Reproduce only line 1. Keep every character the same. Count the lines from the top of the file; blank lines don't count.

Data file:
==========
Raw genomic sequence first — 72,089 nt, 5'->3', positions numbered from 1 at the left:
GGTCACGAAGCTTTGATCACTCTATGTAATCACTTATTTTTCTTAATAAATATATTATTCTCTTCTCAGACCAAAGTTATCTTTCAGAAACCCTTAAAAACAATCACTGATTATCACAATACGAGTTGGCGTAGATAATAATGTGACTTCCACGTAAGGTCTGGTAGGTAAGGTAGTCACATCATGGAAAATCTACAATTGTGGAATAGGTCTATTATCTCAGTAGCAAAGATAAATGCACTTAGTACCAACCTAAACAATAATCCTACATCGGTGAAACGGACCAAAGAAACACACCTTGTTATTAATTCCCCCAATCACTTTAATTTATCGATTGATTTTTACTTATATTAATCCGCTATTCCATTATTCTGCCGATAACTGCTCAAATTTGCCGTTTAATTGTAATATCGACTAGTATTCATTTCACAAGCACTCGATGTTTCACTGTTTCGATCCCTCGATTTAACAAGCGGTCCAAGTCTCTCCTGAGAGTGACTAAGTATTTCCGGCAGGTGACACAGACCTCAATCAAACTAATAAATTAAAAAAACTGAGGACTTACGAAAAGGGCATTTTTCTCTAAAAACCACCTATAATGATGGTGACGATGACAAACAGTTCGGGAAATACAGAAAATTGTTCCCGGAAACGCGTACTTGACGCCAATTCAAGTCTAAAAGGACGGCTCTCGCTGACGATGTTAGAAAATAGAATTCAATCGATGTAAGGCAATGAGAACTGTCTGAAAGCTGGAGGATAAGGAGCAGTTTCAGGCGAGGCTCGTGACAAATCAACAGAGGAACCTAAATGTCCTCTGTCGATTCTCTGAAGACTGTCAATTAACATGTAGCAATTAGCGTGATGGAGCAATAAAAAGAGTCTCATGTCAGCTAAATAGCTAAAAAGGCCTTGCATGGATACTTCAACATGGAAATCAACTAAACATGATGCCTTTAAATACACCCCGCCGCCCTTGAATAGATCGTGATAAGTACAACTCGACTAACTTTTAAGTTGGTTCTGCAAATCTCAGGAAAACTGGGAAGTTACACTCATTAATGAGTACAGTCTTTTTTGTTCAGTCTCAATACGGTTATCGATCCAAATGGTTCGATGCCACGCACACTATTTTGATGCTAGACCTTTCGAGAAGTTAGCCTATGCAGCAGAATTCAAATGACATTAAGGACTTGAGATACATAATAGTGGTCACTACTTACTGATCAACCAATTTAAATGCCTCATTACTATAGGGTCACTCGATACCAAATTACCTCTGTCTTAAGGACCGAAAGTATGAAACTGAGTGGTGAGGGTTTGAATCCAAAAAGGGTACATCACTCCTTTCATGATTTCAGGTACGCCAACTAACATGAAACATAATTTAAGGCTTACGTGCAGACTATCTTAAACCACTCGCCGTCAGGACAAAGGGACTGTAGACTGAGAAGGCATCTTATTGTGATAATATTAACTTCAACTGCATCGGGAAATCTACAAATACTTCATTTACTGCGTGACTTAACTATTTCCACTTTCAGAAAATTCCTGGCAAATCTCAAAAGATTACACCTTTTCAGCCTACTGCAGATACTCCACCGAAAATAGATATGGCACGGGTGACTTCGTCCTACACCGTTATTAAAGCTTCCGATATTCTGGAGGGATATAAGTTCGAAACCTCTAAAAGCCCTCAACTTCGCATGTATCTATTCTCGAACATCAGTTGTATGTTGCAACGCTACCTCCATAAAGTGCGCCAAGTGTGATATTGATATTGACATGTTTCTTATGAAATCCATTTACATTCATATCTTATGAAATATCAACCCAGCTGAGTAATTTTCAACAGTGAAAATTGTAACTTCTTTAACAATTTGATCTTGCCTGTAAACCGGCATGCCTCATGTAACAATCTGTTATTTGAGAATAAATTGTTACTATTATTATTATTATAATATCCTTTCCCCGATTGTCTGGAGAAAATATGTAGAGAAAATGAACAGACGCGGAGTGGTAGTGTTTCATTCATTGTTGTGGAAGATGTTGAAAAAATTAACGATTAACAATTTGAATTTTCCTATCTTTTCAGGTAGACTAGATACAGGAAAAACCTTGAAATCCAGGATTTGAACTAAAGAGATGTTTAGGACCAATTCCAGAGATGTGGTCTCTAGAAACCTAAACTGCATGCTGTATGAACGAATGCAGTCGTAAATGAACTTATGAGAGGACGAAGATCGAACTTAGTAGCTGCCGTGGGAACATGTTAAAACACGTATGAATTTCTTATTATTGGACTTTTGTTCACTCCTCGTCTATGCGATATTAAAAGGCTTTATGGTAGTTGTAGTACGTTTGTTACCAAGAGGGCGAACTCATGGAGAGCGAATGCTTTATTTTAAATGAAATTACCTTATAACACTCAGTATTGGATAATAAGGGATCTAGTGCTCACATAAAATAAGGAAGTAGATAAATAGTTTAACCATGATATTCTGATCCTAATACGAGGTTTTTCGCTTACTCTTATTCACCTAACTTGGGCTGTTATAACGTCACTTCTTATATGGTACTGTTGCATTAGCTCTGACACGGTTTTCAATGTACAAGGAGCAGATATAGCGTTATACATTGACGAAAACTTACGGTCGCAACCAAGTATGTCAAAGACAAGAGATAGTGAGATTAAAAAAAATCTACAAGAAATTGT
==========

Raw genomic sequence first — 72,089 nt, 5'->3', positions numbered from 1 at the left: